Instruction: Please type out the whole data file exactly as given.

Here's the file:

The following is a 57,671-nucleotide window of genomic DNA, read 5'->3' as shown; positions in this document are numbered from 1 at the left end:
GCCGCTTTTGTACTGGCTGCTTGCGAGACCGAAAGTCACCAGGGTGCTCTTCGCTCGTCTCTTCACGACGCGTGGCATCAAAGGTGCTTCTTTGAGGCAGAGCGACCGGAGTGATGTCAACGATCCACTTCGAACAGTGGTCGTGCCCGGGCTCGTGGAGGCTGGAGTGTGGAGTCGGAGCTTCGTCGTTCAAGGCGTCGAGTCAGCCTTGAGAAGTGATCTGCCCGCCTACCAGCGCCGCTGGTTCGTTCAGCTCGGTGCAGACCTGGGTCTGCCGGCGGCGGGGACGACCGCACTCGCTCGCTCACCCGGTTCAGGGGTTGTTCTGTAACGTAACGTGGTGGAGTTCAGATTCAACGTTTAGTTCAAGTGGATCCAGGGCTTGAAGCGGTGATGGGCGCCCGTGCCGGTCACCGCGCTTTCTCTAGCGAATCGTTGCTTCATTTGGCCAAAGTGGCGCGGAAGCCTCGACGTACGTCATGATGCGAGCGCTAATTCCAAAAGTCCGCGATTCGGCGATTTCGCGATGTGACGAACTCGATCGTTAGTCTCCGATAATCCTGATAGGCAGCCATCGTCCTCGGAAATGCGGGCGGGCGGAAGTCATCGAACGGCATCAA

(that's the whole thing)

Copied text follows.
The following is a 57,671-nucleotide window of genomic DNA, read 5'->3' as shown; positions in this document are numbered from 1 at the left end:
GCCGCTTTTGTACTGGCTGCTTGCGAGACCGAAAGTCACCAGGGTGCTCTTCGCTCGTCTCTTCACGACGCGTGGCATCAAAGGTGCTTCTTTGAGGCAGAGCGACCGGAGTGATGTCAACGATCCACTTCGAACAGTGGTCGTGCCCGGGCTCGTGGAGGCTGGAGTGTGGAGTCGGAGCTTCGTCGTTCAAGGCGTCGAGTCAGCCTTGAGAAGTGATCTGCCCGCCTACCAGCGCCGCTGGTTCGTTCAGCTCGGTGCAGACCTGGGTCTGCCGGCGGCGGGGACGACCGCACTCGCTCGCTCACCCGGTTCAGGGGTTGTTCTGTAACGTAACGTGGTGGAGTTCAGATTCAACGTTTAGTTCAAGTGGATCCAGGGCTTGAAGCGGTGATGGGCGCCCGTGCCGGTCACCGCGCTTTCTCTAGCGAATCGTTGCTTCATTTGGCCAAAGTGGCGCGGAAGCCTCGACGTACGTCATGATGCGAGCGCTAATTCCAAAAGTCCGCGATTCGGCGATTTCGCGATGTGACGAACTCGATCGTTAGTCTCCGATAATCCTGATAGGCAGCCATCGTCCTCGGAAATGCGGGCGGGCGGAAGTCATCGAACGGCATCAA